Objective: To examine case studies of good practice in intersectoral action for health as one part of evaluating comprehensive primary health care in six sites in South Australia and the Northern Territory. Methods: Interviews with primary health care workers, collaborating agency staff and service users (Total N=33); augmented by relevant documents from the services and collaborating partners. Results: The value of intersectoral action for health and the importance of partner relationships to primary health care services were both strongly endorsed. Factors facilitating intersectoral action included sufficient human and financial resources, diverse backgrounds and skills and the personal rewards that sustain commitment. Key constraining factors were financial and time limitations, and a political and policy context which has become less supportive of intersectoral action; including changes to primary health care. Conclusions: While intersectoral action is an effective way for primary health care services to address social determinants of health, commitment to social justice and to adopting a social view of health are constrained by a broader health service now largely reinforcing a biomedical model. Implications: Effective organisational practices and policies are needed to address social determinants of health in primary health care and to provide a supportive context for workers engaging in intersectoral action.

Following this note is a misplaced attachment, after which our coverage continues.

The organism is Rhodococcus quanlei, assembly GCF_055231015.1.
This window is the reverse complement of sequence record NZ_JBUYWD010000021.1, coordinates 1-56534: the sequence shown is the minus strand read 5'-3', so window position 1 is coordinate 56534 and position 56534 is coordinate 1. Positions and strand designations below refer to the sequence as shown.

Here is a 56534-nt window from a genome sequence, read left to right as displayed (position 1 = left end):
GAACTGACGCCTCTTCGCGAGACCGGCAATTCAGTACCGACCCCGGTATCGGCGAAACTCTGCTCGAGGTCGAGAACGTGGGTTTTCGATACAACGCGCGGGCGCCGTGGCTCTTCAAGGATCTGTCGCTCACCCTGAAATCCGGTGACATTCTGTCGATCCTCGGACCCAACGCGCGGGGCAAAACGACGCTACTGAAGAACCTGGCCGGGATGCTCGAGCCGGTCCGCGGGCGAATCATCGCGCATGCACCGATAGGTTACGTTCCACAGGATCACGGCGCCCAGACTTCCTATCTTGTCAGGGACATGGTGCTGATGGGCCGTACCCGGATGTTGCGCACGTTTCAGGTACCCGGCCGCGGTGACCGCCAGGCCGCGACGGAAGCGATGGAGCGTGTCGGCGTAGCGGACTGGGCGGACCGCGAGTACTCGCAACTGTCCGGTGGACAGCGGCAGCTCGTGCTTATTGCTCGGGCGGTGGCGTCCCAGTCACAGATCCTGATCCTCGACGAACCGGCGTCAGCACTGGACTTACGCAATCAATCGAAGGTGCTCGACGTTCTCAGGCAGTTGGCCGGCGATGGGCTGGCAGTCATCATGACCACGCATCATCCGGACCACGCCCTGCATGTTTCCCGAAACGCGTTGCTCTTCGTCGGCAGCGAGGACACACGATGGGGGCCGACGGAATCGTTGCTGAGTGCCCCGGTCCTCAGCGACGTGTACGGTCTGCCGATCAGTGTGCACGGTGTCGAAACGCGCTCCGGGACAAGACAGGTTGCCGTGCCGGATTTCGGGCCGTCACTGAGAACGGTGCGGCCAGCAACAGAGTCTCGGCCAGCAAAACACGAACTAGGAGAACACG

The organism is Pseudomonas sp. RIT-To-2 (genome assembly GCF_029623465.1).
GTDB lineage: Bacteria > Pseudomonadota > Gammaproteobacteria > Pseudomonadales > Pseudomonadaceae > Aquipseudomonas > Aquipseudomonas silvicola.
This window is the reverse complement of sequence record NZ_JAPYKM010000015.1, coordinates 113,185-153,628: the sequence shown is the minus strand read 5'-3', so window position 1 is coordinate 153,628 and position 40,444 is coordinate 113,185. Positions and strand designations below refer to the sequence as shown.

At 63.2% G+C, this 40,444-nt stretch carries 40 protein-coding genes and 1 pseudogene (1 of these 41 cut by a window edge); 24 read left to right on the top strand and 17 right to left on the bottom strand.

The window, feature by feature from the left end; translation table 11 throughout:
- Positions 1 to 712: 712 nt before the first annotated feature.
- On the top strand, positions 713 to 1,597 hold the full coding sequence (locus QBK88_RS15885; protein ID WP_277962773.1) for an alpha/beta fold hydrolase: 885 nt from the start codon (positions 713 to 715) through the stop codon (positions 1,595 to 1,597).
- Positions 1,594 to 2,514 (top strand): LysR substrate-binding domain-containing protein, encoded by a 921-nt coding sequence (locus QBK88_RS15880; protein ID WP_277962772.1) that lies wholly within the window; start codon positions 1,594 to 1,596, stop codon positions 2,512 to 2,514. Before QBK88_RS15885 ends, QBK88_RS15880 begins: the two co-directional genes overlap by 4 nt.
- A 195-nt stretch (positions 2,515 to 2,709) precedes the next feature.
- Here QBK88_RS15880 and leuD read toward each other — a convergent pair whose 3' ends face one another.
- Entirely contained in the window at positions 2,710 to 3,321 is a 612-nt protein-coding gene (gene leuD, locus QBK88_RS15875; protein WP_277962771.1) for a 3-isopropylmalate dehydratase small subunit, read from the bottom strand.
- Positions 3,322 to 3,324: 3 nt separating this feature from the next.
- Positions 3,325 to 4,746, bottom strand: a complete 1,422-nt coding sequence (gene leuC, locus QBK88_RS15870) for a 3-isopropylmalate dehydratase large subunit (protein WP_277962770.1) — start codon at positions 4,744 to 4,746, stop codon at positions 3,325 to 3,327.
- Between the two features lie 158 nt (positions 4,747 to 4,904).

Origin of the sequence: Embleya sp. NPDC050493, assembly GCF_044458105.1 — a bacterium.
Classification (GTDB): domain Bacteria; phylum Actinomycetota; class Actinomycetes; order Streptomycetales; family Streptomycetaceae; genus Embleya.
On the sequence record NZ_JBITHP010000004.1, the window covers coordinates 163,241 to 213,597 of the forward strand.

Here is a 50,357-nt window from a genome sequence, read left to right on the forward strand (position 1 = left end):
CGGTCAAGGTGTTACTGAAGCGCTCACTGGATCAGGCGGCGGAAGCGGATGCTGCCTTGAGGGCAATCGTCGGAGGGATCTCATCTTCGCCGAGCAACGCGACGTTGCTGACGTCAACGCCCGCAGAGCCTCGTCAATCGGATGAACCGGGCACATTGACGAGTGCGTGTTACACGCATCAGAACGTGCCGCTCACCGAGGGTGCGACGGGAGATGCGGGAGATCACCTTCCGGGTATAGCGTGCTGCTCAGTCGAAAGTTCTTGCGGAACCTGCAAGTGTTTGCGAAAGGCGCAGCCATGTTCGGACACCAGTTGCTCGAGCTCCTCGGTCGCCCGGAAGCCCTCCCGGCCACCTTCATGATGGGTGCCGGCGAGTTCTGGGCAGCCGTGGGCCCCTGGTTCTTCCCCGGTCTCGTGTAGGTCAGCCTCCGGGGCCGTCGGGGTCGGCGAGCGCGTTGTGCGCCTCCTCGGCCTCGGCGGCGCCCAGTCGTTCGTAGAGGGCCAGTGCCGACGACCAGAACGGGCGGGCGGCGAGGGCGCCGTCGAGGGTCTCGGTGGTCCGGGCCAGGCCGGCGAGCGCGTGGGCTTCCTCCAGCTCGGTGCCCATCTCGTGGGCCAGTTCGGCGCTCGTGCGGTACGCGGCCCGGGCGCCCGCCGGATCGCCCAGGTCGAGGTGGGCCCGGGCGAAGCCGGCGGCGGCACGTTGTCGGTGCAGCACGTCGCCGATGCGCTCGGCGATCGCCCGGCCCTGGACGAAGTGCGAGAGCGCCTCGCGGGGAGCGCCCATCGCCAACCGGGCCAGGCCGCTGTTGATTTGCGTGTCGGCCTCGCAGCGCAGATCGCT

|Number of pages||7|
|Journal||Australian and New Zealand Journal of Public Health|
|Publication status||Published - Dec 2014|